Devonshire Squab Pie

English food has a certain reputation that I won’t get into right now, but suffice to say if you ask somebody to name traditional English dishes you’ll probably get the standard fish ‘n’ chips, roast dinner, maybe a cream tea…not a whole lot more.  I’ve always found this to be a real shame, as there’s a whole host of interesting and odd dishes that hail from old Blighty.  I’ve talked before about my love of pies, as well as the interesting history of the pie and mash trade of London.

This pie is not necessarily linked to that.  Instead, it comes from the south-west of England.  The name itself is bizarre, as there is no squab (pigeon) in the pie at all – not even a bird!  The protein of choice here is mutton or lamb – I’m using lamb, as mutton tends to be a bit harder to come by these days.  A rather simple filling, it is essentially just a mixture of lamb, fruit and spices with a little stock in there to help loosen it all up.  The end product is a delightfully autumnal filling that transports you back to a sort of Jane Eyre mind palace.

Traditionally, this would probably have been cooked with a cheap salt-crust that would be discarded, and then a tastier pastry added towards the end.  I am up to my usual tricks, however, and making sure it is fully encased in pastry – shortcrust base, puff top.  I have, however, maintained the tradition of serving it with a dollop of rich, thick clotted cream on the side.  Far be it from me to avoid a bit of decadence!

Ingredients

  • 1 sheet each of pre-rolled puff pastry and shortcrust pastry
  • Approx 500g diced lamb, ideally shoulder.
  • 2 tsp cornflour
  • 150ml lamb/vegetable stock
  • 1/2 tsp cinnamon
  • 1/2 tsp ground cloves
  • Pinch of nutmeg
  • 1 sprig rosemary, finely chopped
  • 1/2 red onion
  • 1 large apple
  • Handful of prunes
  • 1 beaten egg
  • Salt and Pepper
  • Optional clotted cream for serving

Method

  1. Cut your shortcrust pastry so that it is slightly larger than the circumference of your pie dish.  Lightly grease the dish, then lay the cut pastry in, gently pressing (not stretching) to fit the dish well.  Prick with a fork a few times, then line with some grease-proof paper and something to weigh it down – dried rice, ceramic beads etc.  Bake at 180C for around 15 minutes.  This step ensures the base cooks fully and doesn’t end up a soggy mess from the filling.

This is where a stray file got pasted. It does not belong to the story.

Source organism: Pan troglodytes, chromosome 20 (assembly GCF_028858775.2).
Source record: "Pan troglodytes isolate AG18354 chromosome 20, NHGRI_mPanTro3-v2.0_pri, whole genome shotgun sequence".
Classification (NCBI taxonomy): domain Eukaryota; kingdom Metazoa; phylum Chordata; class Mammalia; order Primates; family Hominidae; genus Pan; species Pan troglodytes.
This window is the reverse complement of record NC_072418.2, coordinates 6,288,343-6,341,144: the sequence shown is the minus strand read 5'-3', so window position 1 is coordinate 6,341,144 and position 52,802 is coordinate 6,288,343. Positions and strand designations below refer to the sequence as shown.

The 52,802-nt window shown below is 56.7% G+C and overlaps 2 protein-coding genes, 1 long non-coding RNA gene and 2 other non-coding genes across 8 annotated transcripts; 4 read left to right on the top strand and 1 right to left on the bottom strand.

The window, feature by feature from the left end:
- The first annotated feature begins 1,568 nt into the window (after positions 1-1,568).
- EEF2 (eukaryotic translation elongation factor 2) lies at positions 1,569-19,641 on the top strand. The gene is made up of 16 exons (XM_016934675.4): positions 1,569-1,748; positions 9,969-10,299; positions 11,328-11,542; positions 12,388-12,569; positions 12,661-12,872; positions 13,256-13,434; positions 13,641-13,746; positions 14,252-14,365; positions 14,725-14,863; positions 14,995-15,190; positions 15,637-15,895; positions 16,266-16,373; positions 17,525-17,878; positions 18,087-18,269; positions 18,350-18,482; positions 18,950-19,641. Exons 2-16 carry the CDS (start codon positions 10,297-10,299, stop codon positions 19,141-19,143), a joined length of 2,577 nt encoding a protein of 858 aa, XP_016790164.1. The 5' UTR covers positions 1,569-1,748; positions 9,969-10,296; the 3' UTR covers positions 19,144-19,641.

2. Slice your onion and fry in a little oil with a sprinkling of salt for 10 minutes over a low heat.  They should end up very soft and almost jammy.  Remove from the pan and reserve in a bowl.
  3. In a separate bowl add the lambcornflour and spices.  Toss to thoroughly coat, then fry in a few small batches.  You don’t need to cook the lamb right through, but it’s nice to have some browning on the outside.  When it’s all been cooked add it all back to the pan and pour in the stock, simmering for a few minutes until it has thickened slightly and come up to temperature.  Taste and adjust seasoning.
  4. Pour the lamb filling into the shortcrust base, then top with the onions in an even layer.  Top with the prunes, then core and thinly slice the apple, arranging on top in an even layer.  Top with the puff pastry, cutting to size.
  5. Brush the pastry with a beaten egg and cook in the oven at 180C until golden brown – around 20-25 minutes.
  6. Serve with a dollop of cool clotted cream on the side.

 

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